Research Backs Up India’s Herbicide Boom

Handweeding Rice In India

Handweeding Rice In India

The India herbicide market is experiencing a growth spurt of epic proportions- growing by 35% in 2012. The increased use of herbicides in India is being spurred on by the lack of labor for hand weeding. The younger generation is losing interest in farming due to the availability of higher paying jobs in the fast growing industrial, business and construction sectors. Research by Indian agronomists backs up the positive contribution that herbicides make in terms of labor use, yield and profits.

“The objective of this study was to compare the profitability of farms that are using herbicides as one of their control measures and otherwise… For farms using herbicides, the analysis showed that labour usage was about 43, 33 and 80 hours lower in paddy rice, maize and sugarcane crops, respectively. Yields in farms using herbicides were also higher by about nine quintals in paddy rice, four quintals in maize and 100 quintals in sugarcane. Profits were also higher where herbicides were applied. It was concluded that application of herbicides to control weeds in paddy rice, maize and sugarcane is an efficient way of weed control in terms of labour use, yield and profits.”

Authors: Govindarajan, K., et al.
Affiliation: Tamil Nadu Agricultural University
Title: Impact analysis of integrated weed management under irrigated eco-systems in cultivation of tropical crops in Tamil Nadu, Southern India.
Source: 2nd International Conference on Novel and sustainable weed management in arid and semi-arid agro-ecosystems. September 7-10, 2009. Agricultural University of Athens

Quick Profits from Organic Sugar: Deforestation is the Way


Organic Sugar Mill, Paraguay

Most organic sugar used in US foods comes from sugarcane crops grown in Paraguay. When converting an existing field to organic, a company needs to wait three years since the last pesticide spray was made before being certified as organic. With a desire for large profits, sugar companies are clearing forests so that sugarcane fields can be immediately certified as organic.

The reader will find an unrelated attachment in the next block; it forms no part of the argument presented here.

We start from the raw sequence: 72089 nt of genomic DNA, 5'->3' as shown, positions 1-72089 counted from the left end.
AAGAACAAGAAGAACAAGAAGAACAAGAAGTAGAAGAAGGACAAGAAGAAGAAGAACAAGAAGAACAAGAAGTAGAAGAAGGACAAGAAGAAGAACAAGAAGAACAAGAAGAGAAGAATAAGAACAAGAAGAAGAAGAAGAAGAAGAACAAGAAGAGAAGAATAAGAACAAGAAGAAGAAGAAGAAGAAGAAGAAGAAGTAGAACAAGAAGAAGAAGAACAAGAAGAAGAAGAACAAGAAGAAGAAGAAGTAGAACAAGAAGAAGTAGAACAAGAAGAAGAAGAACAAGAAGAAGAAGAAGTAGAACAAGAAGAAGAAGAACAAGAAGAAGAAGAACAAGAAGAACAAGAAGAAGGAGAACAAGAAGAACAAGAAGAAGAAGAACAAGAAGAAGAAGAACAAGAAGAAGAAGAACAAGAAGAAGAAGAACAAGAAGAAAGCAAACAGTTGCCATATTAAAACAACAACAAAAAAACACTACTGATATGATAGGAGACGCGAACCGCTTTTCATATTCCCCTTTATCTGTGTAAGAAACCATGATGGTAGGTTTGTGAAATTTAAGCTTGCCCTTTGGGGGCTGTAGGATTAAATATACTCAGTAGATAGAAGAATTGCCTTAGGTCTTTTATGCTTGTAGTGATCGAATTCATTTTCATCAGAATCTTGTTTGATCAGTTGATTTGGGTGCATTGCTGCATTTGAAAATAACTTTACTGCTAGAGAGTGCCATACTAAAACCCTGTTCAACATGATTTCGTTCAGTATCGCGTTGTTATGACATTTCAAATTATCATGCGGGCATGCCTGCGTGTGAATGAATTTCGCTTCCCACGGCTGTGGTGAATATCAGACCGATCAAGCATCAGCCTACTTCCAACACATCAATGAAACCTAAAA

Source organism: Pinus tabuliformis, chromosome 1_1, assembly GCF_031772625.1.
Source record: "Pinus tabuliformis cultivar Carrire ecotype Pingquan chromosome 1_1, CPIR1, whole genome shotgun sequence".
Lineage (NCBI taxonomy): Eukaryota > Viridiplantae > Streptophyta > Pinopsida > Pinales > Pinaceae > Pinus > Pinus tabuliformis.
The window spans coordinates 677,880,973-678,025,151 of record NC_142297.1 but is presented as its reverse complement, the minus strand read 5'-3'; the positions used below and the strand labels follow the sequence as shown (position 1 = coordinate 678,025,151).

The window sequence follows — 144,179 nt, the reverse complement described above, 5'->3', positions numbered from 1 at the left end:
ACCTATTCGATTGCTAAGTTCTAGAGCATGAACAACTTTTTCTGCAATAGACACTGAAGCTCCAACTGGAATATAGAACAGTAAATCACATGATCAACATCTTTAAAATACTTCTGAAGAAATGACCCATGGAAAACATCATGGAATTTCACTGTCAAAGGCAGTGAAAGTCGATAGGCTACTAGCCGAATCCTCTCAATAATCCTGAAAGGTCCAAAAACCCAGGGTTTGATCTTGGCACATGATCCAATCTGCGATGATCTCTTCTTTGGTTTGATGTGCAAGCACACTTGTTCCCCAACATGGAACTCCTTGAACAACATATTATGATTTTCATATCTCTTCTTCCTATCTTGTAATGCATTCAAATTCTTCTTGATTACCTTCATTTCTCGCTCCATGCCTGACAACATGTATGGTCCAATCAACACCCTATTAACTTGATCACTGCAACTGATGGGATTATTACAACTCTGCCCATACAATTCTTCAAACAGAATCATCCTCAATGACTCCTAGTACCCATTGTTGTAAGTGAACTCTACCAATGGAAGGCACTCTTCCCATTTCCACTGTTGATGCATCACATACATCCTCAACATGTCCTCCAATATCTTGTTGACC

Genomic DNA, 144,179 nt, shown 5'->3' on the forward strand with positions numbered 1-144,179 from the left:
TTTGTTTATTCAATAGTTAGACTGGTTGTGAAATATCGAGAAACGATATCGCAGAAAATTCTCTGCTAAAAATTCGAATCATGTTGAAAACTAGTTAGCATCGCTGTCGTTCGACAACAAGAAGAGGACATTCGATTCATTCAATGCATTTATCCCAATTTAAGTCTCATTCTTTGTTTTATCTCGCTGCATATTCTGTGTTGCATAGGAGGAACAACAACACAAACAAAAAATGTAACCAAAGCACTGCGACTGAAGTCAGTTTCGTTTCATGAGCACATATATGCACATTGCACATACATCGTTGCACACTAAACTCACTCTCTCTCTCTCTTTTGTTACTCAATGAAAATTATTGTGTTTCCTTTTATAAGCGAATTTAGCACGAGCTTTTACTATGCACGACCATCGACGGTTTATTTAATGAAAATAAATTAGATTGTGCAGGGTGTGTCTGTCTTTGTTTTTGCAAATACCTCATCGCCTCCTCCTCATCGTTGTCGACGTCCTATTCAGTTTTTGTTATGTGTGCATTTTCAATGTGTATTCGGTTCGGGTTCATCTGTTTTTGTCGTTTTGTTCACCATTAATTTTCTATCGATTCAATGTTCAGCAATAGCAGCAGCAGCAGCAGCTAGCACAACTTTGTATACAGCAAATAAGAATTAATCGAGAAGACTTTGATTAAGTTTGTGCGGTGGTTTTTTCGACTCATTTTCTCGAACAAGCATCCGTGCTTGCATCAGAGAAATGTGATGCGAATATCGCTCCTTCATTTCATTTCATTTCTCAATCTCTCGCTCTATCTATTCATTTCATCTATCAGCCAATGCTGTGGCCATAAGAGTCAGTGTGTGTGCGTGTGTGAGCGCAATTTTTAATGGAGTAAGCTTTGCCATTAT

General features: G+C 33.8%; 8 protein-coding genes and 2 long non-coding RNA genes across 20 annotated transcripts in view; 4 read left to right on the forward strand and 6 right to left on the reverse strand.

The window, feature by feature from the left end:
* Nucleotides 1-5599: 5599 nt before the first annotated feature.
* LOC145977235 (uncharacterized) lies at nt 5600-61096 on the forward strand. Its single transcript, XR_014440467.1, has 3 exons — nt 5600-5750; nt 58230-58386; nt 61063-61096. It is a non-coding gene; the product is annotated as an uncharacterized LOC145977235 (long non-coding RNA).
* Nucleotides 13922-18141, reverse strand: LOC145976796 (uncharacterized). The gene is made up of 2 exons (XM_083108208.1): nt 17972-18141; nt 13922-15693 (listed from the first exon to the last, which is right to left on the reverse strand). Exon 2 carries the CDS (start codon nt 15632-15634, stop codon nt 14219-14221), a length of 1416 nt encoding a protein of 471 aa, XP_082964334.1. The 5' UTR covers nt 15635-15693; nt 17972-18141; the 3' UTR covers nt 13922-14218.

“The Ybytymi hills of eastern Paraguay are crowded with mango trees, palms, and gnarled cacti.

It’s one of the most biodiverse areas in the world, home to jaguars, tapirs, a plethora of reptiles and amphibians, and more than 500 species of birds.

In a remote area known as Isla Alta, the forest abruptly halts at the edge of sugar fields. The land belongs to a company called Azucarera Paraguaya (AZPA), one of the country’s chief sugar producers and the supplier of nearly one-third of the organic sugar consumed in the United States. If you’ve ever eaten a bowl of Cascadian Farm breakfast cereal or had a glass of Silk soy milk, you’ve probably enjoyed some of its harvest.

Organic producers have little incentive not to clear land, says Laura Raynolds, codirector of the Center for Fair and Alternative Trade Studies at Colorado State University.

This dynamic was evident when I visited Paraguay, where AZPA has been looking for additional land to grow more organic cane to feed the American market. Converting its conventionally farmed fields to organic would take three years, during which it would have to use more expensive organic methods on “transitional” crops that must be sold at the lower conventional price. A more attractive approach is to establish new fields where forest once grew; then, the cane can fetch the higher organic price from the first harvest.”

Author: Rogers, H.
Affiliation: Journalist.
Title: Sweet & lowdown organic
Source: Mother Jones. May/June 2010. Pgs. 58-59, 79.

Hurricanes Increase the Need for Insecticides in Louisiana Sugarcane Fields

Fire Ant Killing Sugarcane Borer

Fire Ant Killing Sugarcane Borer

Louisiana is the top producing sugarcane state accounting for 40% of the nation’s sugarcane production. Approximately 3 billion pounds of raw sugar are produced annually by Louisiana sugar mills. The sugarcane borer is the most damaging insect pest of sugarcane in Louisiana. The larvae bore into the plant where they feed on the central tissue. Borers make tunnels up and down the stalk. The size and weight of the stalks are decreased. Sugarcane borers in Louisiana are controlled by an integrated system that consists of spraying insecticides, planting varieties with some resistance and by natural enemies of the borer. The most important natural enemy of the borer is the red imported fire ant. Typically, the predation of fire ants contributes an estimated savings of two insecticide sprays. However, when the sugarcane fields are flooded by hurricanes, the fire ants are negatively affected and insecticide use has to increase.